5. You’re going to need to edit. Let me rephrase that. You’re going to need to edit if you want to write a good novel. Today, in the world of self-publishing, anyone can “publish” their novel. All too often, I see novels being sold on Amazon or wherever that either haven’t been edited or were “edited” by being run through spellcheck. I’m sorry to say, but that isn’t editing. Editing requires self-editing, which means you, the author, goes through the work revising, adding, cutting, rewriting, proofreading, running spellcheck, line editing, making sure there’s a plot (although I know some writers believe plots aren’t important), ensuring there’s a story and that the novel isn’t episodic, that characters are well-developed (unless they’re minor characters), and a million other things one need do to ensure the novel is worthy of publication, whether traditionally or self-published. A first draft, no matter how well written, isn’t a novel—it’s the start of one. If that upsets you, maybe you’re not up to being a writer. And there’s nothing wrong with that. But people tend to not want to write subpar books. I’m not saying there aren’t any out there—we all know they are. But why contribute to that? Wouldn’t you rather have a novel that people want to read? I know I do. That’s why it takes me so long to get a novel to where I want it to be. You may get there sooner than I will. And that’s fine. But don’t take shortcuts. Shortcuts will only hurt what you’re trying to do.

  6. Don’t expect your first novel to be published. Now, I’m not saying it doesn’t happen—it does. But most published novelists have years of experience writing novels that never see the light of day. They’re practice novels. They’re novels where you’re learning how to write. Where you’re learning what you do well and what you don’t do well. Writing your first novel is a fantastic accomplishment. Most people never write a novel or a book. They just don’t. It takes a certain type of person to sit down in front of a blank piece of paper or a blinking cursor and dream up a story and characters and a world where people (or dragons, wizards, animals, or whatever) live and breathe and struggle and strive to achieve their goals irrespective of the hurdles before them. Novelists know that in order to succeed they cannot give up.

man climbing a mountain with repelling ropes pine trees in the back
Writing a Novel is Like Climbing a Mountain: It's Hard. It Takes Effort. And You Put One Foot in Front of the Other, Never Giving Up.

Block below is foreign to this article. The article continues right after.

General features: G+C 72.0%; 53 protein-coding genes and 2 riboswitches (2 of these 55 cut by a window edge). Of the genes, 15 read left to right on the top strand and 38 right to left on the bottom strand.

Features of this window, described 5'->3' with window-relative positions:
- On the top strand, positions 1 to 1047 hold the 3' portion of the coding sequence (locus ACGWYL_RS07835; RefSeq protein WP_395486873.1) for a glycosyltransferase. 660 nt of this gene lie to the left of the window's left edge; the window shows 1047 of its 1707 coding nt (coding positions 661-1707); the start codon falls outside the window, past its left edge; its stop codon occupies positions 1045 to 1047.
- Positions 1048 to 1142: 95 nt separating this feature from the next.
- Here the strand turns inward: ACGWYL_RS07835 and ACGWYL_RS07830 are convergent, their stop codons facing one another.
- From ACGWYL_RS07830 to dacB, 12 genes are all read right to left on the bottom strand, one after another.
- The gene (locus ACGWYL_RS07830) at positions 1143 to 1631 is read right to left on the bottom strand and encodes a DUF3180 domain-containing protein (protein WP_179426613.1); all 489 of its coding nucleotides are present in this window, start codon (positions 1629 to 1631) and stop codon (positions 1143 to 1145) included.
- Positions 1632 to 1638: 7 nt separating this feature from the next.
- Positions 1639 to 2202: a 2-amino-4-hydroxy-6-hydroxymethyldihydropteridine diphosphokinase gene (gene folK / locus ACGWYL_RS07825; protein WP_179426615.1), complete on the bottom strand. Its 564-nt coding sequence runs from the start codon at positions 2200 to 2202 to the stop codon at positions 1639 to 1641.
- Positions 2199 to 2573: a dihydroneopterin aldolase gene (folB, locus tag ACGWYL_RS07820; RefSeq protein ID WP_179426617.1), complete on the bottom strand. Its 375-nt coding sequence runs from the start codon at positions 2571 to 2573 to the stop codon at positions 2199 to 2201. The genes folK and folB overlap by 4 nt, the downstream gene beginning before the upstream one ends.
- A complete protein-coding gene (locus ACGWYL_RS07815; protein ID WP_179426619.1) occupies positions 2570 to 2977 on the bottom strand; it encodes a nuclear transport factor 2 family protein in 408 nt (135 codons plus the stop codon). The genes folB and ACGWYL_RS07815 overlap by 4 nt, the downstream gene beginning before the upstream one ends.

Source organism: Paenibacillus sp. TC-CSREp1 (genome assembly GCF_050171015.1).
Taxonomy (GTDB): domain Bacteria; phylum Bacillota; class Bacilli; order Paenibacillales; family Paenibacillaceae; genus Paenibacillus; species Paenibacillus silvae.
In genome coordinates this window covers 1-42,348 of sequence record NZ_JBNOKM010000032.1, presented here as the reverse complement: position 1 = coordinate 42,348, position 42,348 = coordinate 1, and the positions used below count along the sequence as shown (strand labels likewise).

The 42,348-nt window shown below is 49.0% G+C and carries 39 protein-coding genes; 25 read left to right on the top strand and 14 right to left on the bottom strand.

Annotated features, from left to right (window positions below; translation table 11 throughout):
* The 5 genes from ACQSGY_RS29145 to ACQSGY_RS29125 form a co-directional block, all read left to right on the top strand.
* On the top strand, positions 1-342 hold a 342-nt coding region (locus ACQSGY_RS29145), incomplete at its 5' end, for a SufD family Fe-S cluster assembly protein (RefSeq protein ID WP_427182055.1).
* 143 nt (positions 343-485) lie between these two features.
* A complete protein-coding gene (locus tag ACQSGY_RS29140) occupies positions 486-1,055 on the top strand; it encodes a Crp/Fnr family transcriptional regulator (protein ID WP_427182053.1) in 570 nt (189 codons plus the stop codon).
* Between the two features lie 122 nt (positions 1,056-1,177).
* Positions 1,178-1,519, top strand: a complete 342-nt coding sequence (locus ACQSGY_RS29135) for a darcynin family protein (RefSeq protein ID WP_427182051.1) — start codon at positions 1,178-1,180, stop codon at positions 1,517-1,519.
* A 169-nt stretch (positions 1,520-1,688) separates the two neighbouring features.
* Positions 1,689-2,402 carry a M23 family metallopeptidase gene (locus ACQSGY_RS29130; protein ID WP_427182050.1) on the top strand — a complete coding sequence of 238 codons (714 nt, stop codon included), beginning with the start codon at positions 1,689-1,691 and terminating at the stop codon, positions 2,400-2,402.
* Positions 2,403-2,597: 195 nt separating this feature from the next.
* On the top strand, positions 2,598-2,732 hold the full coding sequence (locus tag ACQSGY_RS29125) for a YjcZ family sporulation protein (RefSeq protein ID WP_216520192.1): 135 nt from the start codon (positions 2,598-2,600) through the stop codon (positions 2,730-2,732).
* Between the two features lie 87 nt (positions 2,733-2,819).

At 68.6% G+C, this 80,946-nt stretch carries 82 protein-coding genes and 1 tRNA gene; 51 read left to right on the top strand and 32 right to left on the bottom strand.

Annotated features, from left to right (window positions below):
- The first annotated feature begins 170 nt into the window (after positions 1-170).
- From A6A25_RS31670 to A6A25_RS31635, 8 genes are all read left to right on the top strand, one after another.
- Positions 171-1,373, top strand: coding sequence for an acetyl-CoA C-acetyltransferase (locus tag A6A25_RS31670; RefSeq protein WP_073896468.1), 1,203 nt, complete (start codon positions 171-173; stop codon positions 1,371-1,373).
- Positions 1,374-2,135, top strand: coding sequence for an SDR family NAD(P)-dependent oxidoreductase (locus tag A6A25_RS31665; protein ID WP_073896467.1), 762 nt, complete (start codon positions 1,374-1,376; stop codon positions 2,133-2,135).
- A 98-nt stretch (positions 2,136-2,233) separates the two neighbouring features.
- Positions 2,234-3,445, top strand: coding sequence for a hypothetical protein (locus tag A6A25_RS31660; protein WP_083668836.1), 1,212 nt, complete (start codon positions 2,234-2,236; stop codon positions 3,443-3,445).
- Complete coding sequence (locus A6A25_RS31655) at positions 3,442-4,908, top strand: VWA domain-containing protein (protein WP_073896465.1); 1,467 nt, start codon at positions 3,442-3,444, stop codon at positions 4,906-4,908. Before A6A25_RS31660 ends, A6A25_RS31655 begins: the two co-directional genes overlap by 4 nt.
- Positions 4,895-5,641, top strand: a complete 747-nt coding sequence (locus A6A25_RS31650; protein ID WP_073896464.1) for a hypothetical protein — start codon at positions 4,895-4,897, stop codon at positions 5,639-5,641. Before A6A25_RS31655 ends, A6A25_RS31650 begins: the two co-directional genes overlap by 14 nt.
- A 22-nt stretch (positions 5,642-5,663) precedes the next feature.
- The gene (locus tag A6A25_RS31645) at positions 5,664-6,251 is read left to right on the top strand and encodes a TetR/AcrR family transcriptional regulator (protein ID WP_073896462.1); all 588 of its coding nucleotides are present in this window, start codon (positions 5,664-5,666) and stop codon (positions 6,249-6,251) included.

I personally believe novelists are born wanting to write. I can’t not write. It’s just not something I can do. If I’m not literally writing, I’m reading, or I’m thinking about writing. I used to carry notebooks around, jotting down my writing notes. Now I use my phone, but it’s the same thing: I’m writing. And thinking about writing and taking notes and doing research for your writing is all part of the process. But novelists never stop writing. They don’t quit. It’s what separates the writers from the people who want to have written.

There are more “rules” to becoming a novelist, but as I mentioned, the process is different for everyone. Some writers pump out two or three novels a year. Others take a decade to write a novel. I’ve written first drafts in three weeks, and other first drafts in 10 years. I don’t allow myself to get frustrated by it, because it’s my process, and I’ve accepted it. Writing, like anything, is a calling. Writing a novel is an investment that takes devotion, humility, an understanding of psychology, a love of words, a passion for stories, and much, much more. It’s very rewarding, at least I think so. There’s nothing else in the world that I enjoy more than writing something I think has legs. I strive daily (I write seven days a week) to write the book I want to read. I won’t ever reach that goal—I don’t think any writer really does. But I know that I do everything I can to be the best novelist I can be. And that takes sacrifice. But it’s a sacrifice I’m willing to make. Because I’m a novelist. And I’m proud to be one.


Cully Perlman is a novelist, short story writer, and a Substantive Editor. He can be reached at  


Rated 0 out of 5 stars.
No ratings yet

Add a rating
bottom of page